Unleashed in arcades, Street Fighter II practically printed money, almost single-handedly breathing new life into dingy strip mall arcades in the process. Rip-offs were bound to follow. Many were terrible. Most quickly vanished into obscurity. Mortal Kombat was not among them.
“There’s no doubt that a major reason why Mortal Kombat stood out from Street Fighter II imitators like Fatal Fury or Art of Fighting was because it had a gimmick: the blood and ‘fatality’ moves,” David Church, a postdoctoral fellow at Indiana University and author of Mortal Kombat: Games of Death, told Digital Trends.
“Those kinds of spectacle definitely drew in kids of my age, especially in combination with the realism of the character sprites that were stop-motion animated from still frames of videotaped actors,” Church continued. “Mortal Kombat wasn’t the first arcade game to have gore or to use that particular animation technique, but it brought together those ingredients within a dark and shadowy story world that made SFII‘s colorful, cartoonish world seem far less edgy by comparison.”
As Church makes clear in his book, Mortal Kombat wasn’t the inaugural game to feature either of these elements. The long-forgotten Commodore 64 title Barbarian: The Ultimate Warrior was released in 1987; the fighting game featured graphic decapitations and a demon-voiced narrator intoning the words “Prepare to die” before bouts. Meanwhile, the 1990 arcade coin-op fighting game Pit Fighter had employed digitized actors in place of wholly animated sprites. But Mortal Kombat combined both into one slick package, and the cumulative effect turned out to be more than the sum of its parts.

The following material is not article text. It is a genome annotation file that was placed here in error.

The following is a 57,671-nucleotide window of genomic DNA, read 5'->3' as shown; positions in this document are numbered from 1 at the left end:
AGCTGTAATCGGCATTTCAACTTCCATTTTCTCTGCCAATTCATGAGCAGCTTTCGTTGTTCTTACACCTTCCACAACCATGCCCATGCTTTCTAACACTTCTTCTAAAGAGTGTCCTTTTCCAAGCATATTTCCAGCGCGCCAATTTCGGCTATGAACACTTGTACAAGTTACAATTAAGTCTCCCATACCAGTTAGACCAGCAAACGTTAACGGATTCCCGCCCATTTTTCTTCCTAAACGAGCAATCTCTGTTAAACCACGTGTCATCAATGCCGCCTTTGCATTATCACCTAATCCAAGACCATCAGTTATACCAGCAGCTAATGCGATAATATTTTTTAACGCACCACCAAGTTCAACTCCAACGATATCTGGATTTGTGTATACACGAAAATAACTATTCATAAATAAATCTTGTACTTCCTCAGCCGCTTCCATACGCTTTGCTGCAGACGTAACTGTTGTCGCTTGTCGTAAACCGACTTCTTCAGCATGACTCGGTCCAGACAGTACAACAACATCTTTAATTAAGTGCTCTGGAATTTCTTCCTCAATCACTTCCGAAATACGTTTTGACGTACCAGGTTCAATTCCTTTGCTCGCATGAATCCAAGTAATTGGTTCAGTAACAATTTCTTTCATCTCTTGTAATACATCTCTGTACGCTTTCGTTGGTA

Gradually, then suddenly.
Lacking a star like Jean-Claude Van Damme, Mortal Kombat’s creators – a small team of 20-somethings led by aforementioned computer science graduate Boon and comic book artist John Tobias – cast a group of unknown martial artists-cum-actors to fill out the game’s roster. Daniel and Carlos Pesina, Richard Divizio, Ho-Sung Pak, and Elizabeth Malecki were paid some $50 per hour to perform an assortment of martial arts moves in front of Tobias’ Hi8 camera, holding poses so that the key frames could be extracted and reformed into animations using AT&T’s TIPS video capture software.